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May 8, 2020

Tax rationalisation for dairy industry under consideration

Business

May 8, 2020

ISLAMABAD: Adviser to the Prime Minister on Finance Hafeez Shaikh on Thursday assured dairy industry of revisiting the tax structure, including restoration of zero-rated tax facility, in the budget for the next fiscal year of 2020/21.

“The government shall consider the requests of the dairy association with an open mind after reviewing all the facts and related data that could help in taking the best decision in favour of the economy and well-being of the people,” Shaikh said, talking with the members of Pakistan Dairy Association via video link.

The adviser said that he was aware of the importance of the industry and the foremost objective of the current government was to support businesses and provide employment. A committee with representation from finance ministry, the Federal Board of Revenue and the industry was constituted and asked to give its report within a fortnight.

The committee would provide information/data regarding the profit and loss situation of the dairy business across the country, the current rate of utilisation of its full capacity and future possibilities of growth, the cost of relief requested for the government, the overall implications of the relief measures for the industry’s growth, institutional arrangements that could help in the discharge of their liabilities any other factors that should be considered.

The association’s representatives discussed with the adviser the issues the industry has been facing in the recent years and put forth suggestions that could help the industry flourish and expand its base in the near future. They particularly requested the relief in taxation matters, which could make the industry more compatible with the informal sector.

The association demanded the government to restore zero-rating sales tax for dairy products and exempt milk from withholding tax whether it is purchased directly from the farmer or through commission agents. Dairy industry enjoyed the zero-rated regime from 2006 to 2016 when it saw a massive growth of around 130 percent from around 600 million liters to around 1.4 billion liters. Pakistan’s annual milk production capacity is over 40,000 million tons, but only five percent is processed and packaged, whereas 15 percent is wasted due to inadequate refrigeration facilities and 80 percent is sold in loose form.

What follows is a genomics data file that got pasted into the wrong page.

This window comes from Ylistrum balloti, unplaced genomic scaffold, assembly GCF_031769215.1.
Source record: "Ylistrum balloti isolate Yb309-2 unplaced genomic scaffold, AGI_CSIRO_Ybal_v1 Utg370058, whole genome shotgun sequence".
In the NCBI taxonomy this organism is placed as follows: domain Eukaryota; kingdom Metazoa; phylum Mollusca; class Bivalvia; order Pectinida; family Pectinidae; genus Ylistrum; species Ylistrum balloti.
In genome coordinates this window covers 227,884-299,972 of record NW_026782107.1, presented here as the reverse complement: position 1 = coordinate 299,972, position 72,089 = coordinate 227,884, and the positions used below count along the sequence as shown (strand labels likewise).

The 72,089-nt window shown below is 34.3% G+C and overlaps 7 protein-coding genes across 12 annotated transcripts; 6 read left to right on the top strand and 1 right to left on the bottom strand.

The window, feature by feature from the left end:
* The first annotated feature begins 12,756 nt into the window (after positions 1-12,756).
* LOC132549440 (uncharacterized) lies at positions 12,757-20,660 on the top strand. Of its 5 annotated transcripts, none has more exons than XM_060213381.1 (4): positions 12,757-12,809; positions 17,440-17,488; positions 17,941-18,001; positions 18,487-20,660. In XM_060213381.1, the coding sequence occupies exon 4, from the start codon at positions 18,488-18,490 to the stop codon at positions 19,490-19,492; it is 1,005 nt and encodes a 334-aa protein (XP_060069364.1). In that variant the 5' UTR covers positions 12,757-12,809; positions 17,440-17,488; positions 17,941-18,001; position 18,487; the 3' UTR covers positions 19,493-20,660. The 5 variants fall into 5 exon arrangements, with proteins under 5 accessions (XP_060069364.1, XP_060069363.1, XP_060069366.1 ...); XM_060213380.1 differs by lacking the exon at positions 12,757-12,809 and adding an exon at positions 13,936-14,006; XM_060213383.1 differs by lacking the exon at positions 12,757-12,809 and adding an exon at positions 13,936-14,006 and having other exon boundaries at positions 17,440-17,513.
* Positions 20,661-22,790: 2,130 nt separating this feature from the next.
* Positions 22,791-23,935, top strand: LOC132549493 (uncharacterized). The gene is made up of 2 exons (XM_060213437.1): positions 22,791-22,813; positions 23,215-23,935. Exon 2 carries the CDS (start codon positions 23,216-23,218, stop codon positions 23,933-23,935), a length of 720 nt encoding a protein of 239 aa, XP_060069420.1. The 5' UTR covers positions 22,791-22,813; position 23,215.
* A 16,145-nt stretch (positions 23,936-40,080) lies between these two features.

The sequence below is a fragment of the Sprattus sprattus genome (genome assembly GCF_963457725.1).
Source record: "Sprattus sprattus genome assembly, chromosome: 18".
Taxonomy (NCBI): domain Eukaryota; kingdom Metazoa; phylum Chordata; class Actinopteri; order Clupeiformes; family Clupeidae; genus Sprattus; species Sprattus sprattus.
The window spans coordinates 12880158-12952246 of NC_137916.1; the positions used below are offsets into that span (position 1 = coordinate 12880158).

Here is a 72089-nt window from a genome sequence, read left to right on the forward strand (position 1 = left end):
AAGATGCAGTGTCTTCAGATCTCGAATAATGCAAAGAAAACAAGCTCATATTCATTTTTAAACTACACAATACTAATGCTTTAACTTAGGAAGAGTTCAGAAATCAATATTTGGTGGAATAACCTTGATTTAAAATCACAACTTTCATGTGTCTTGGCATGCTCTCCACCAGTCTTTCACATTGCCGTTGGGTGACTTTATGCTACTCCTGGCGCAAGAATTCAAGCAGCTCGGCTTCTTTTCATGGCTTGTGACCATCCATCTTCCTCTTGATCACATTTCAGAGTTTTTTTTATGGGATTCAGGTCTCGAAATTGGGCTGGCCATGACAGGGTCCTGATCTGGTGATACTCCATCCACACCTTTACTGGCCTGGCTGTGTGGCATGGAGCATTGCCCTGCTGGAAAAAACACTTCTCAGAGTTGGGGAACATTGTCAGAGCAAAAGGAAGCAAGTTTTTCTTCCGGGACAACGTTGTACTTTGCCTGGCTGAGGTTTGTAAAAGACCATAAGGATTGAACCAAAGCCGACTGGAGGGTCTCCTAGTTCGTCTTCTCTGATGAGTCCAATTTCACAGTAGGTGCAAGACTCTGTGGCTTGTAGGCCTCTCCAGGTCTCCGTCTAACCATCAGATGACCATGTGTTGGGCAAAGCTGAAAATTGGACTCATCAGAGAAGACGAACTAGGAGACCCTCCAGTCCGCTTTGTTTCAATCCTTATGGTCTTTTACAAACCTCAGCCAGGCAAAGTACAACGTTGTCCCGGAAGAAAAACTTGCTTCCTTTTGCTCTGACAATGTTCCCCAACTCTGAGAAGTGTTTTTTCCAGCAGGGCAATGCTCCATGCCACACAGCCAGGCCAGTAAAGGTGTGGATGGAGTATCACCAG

Dairy industry sought exemption from general sales tax on machinery, equipment and spares meant for initial installation, balancing, modernisation, replacement or expansion of water processing projects.

One percent increase in industry’s market share could translate into 600 million litres milk, Rs36 billion for rural economy, Rs6 billion in additional revenues for government, 2,500 direct new jobs and $12.5 million exports, according to the association. Harmonisation of food standards and its implementation at provincial levels were also demanded, it said.

Dairy products need to be included into the fifth schedule for continuous growth and availability of good quality products to consumers at an affordable cost. Taxation on milk, concentrated cream, and locally-produced full cream milk powder should be taxed in line with liquid milk substitutes.

The association also demanded zero-rating for packaging materials of milk and milk based products. Current sales tax on the packaging materials for use by domestic liquid food packaging industry is anomalous as basic raw materials are levied higher sales tax.

The association said the regulatory duty was imposed on various items with an objective of reducing import bills by curbing imports of luxury and non-essential items.

However, basic raw materials for dairy industry such as milk powder and whey had also been subjected to 25 percent regulatory duty. Import of milk powders is imperative for production of various dairy products in times of milk insufficiency, especially in summers when local supply is not enough to meet demand, it added.

The government was asked to withdraw regulatory duty on the products. Alternatively, duties can be minimized by introduction of quota system. Quota can be restricted for registered manufacturers of dairy products only and can be allowed as a proportion of fresh milk purchases of those manufacturers.